The scale of these transactions is clearly much smaller than Beijing’s holdings of US securities, estimated to be in the order of $1,500bn, but the underlying dynamic is the same: the Chinese financial system is starting to recycle some of its holdings of foreign currency into the economies of its developing country trading partners, in order to stimulate demand for its own goods.

The impact is already apparent in China’s trade statistics, with the biggest increases in exports in the past year coming from developing countries. Trade with the Association of Southeast Asian Nations increased by 54.7 per cent in the first half of the year, and by 60.3 per cent with Brazil.

If Chinese investment does indeed help to kick off a growth cycle in other parts of the developing world, it will be a tonic for a global economy in which the outlook for many leading economies remains subdued, with some even facing the risk of a double-dip recession. The combination of Chinese demand and booming investment is one reason for Brazil’s ability to record China-style growth rates of 8.9 per cent in the first half of the year.

Yet for western economies there are also plenty or risks involved. The investment push is likely to herald an era of intense competition between developed-world multinationals and state-owned Chinese companies. The strong financial backing that such groups receive is also likely to fuel accusations that they are not playing on a level field. It is perhaps no surprise that some of the multinationals that in recent months have publicly voiced criticisms of Beijing’s industrial policies – GE and Siemens – operate in sectors in which China is becoming a fierce competitor, such as power equipment and railways.

China’s new clout is also raising questions about the future of the dollar. Chinese officials have talked about a long-term goal of replacing it as the global reserve currency with a basket of others, potentially including the renminbi.

As trade with the developing world balloons, Beijing has also been taking important steps to expand the international use of the renminbi, including allowing overseas holdings of the currency to be invested in the onshore bond market. Some economists believe it could become the reference currency for Asian trade over the course of the next decade.
Yet the irony is that, while there is strong economic momentum behind the Chinese currency taking on a much larger international role, Beijing is reluctant to let this happen. “China is still very hesitant about whether it really wants the currency to be international,” says Yu Yongding, an influential economist at the Chinese Academy of Social Sciences think-tank.
To become an important trading currency is one thing: but to become a global reserve currency with the power to threaten the role of the dollar, the government would need to lower capital controls and open up its domestic bond market. This would mean giving up its tight control of exchange and interest rates.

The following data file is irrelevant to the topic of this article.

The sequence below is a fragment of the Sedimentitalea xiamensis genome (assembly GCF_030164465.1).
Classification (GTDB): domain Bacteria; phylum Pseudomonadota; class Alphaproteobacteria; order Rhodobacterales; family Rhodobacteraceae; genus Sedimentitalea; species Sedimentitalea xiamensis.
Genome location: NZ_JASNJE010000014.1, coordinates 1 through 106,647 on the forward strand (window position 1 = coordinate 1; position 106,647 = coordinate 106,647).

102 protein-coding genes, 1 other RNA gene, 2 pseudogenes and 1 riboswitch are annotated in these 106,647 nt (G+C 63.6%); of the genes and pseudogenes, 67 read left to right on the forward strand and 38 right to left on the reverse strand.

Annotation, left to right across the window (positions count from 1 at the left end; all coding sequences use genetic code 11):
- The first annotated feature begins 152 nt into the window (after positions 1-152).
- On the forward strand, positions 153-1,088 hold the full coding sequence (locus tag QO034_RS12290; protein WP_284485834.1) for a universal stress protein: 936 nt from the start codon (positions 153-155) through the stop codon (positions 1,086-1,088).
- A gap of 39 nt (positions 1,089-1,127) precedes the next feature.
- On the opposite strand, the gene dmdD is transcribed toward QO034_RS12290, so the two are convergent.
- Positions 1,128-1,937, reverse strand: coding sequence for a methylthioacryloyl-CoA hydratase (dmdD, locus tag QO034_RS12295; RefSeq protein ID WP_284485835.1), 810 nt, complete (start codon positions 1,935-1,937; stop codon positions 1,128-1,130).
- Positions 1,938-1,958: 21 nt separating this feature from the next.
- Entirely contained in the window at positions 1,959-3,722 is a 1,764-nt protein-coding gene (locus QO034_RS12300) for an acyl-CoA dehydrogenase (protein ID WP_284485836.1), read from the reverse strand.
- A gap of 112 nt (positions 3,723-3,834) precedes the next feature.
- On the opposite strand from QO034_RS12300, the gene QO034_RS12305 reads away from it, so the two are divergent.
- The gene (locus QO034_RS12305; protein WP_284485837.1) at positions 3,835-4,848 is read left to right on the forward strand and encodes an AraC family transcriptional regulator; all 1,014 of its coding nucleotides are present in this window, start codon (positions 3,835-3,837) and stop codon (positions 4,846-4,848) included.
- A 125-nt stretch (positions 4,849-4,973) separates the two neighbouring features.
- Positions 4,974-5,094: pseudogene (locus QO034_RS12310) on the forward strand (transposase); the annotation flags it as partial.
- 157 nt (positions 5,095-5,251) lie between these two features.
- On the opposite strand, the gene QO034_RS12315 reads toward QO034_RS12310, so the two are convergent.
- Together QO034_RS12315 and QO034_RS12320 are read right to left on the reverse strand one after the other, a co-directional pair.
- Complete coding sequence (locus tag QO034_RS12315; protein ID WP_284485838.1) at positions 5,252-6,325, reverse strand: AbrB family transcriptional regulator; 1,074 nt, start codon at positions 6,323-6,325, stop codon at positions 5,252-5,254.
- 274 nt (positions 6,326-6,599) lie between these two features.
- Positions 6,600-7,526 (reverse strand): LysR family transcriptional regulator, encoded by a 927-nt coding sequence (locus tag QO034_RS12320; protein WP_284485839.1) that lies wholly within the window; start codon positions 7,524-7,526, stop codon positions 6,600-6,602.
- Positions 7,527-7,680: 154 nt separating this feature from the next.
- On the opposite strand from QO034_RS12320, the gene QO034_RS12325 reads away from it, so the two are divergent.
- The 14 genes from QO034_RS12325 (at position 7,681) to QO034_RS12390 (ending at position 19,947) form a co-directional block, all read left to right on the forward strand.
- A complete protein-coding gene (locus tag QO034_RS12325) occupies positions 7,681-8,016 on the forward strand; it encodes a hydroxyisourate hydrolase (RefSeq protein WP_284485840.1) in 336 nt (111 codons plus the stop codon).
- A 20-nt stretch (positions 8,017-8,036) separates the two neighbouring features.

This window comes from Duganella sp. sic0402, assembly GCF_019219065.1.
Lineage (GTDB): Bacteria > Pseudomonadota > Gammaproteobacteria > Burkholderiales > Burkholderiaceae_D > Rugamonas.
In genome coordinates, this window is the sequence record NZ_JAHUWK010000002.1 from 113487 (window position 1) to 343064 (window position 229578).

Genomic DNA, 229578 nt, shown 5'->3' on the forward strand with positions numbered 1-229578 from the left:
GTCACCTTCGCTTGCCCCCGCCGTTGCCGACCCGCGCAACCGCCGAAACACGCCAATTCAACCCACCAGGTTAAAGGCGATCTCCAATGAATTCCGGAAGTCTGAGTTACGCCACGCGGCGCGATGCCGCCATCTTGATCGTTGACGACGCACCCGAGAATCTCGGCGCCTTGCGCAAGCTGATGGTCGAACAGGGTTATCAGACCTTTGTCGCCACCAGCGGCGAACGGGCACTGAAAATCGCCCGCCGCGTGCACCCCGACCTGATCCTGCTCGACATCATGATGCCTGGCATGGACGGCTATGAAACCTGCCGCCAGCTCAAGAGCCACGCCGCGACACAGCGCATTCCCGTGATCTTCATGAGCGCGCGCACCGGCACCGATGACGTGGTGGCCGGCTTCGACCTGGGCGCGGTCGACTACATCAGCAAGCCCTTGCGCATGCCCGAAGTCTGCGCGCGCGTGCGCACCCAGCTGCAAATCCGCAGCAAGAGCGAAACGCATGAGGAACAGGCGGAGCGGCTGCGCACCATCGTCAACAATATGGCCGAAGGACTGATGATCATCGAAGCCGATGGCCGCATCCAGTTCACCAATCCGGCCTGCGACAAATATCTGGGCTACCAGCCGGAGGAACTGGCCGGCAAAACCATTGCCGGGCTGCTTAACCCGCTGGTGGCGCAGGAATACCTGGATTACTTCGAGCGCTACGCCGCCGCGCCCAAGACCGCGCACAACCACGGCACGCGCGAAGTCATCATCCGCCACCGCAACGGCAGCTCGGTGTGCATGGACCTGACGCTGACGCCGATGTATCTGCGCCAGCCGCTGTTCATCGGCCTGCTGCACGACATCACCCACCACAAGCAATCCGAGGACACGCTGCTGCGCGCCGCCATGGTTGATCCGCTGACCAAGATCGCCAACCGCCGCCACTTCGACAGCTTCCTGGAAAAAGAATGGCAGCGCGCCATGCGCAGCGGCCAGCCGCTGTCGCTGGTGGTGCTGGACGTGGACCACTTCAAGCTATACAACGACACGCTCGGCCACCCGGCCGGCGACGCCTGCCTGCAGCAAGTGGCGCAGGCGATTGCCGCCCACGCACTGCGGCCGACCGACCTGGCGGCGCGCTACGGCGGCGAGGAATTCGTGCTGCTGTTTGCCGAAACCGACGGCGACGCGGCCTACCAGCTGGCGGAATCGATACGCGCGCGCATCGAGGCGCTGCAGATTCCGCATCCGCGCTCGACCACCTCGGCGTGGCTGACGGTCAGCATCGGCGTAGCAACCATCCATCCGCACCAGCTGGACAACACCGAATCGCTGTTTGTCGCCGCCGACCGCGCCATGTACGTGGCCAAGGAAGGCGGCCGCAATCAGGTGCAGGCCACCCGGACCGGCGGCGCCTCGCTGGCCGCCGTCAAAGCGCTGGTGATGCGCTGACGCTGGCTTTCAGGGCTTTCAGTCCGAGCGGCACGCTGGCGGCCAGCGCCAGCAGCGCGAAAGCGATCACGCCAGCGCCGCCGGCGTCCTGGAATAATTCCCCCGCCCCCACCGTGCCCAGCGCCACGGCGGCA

Furthermore, if economic integration with other developing countries is really to take off, it will require careful management by Beijing. There is a very real risk that the new-found interest in emerging markets will provoke a backlash, especially if China’s exports of manufactured goods keep up such a rapid pace of growth.
There are already plenty of warning signs. India, for instance, has tried this year to reduce supplies of Chinese power equipment in favour of goods made by local producers. For several months, New Delhi blocked Huawei, the Chinese maker of telecoms equipment, from the Indian market.
In Brazil, there are fears that companies such as carmaker Lifan want to use the country to assemble kits of nearly-completed cars made in China rather than promote a domestic industry. There is also concern about fresh competition for access to markets elsewhere in Latin America. Kevin Gallagher of Boston University calculates that 91 per cent of Brazilian exports of manufactured goods to the region are under threat from lower-priced Chinese products. If that market wilts away, industry is likely to become much more critical of the new China ties.
China’s growing links with the rest of the developing world could provide a huge boost both to the country itself and to the global economy during the course of the next decade. But a wave of protectionism could yet halt the process. Beijing will need to work hard to ensure its new partners in the developing world do not feel steamrollered by the Chinese juggernaut.


Sent from my iPad


this is the CNBC video of Erin Burnett’s spat with Michael Pento of Euro Pacific Capital on the merits of US Treasuries.

Looks like someone doesn’t like it when you poke a hole in their fantasy world…

The best part of the video, however, is not that.

It is when the other guest, Joseph Balestrino of Federated Investors, says:

Nothing is in a bubble when people want to buy it..”!!!  

Go tell that to the guys that were buying the NASDAQ/loading up on tech stocks  in January 2000 or (and, as they were probably the same old fools) buying/flipping homes in California, Florida, etc during 2007!!

Airtime: Tues. Sept. 7 2010 | :40:0 10 ET

http://plus.cnbc.com/rssvideosearch/action/player/id/1585891838/code/cnbcplayershare

Is U.S. Debt Junk? – CNBC.com

Share this|var addthis_config = { ui_cobrand: “The MasterBlog”}

________________________
The MasterBlog





%d bloggers like this: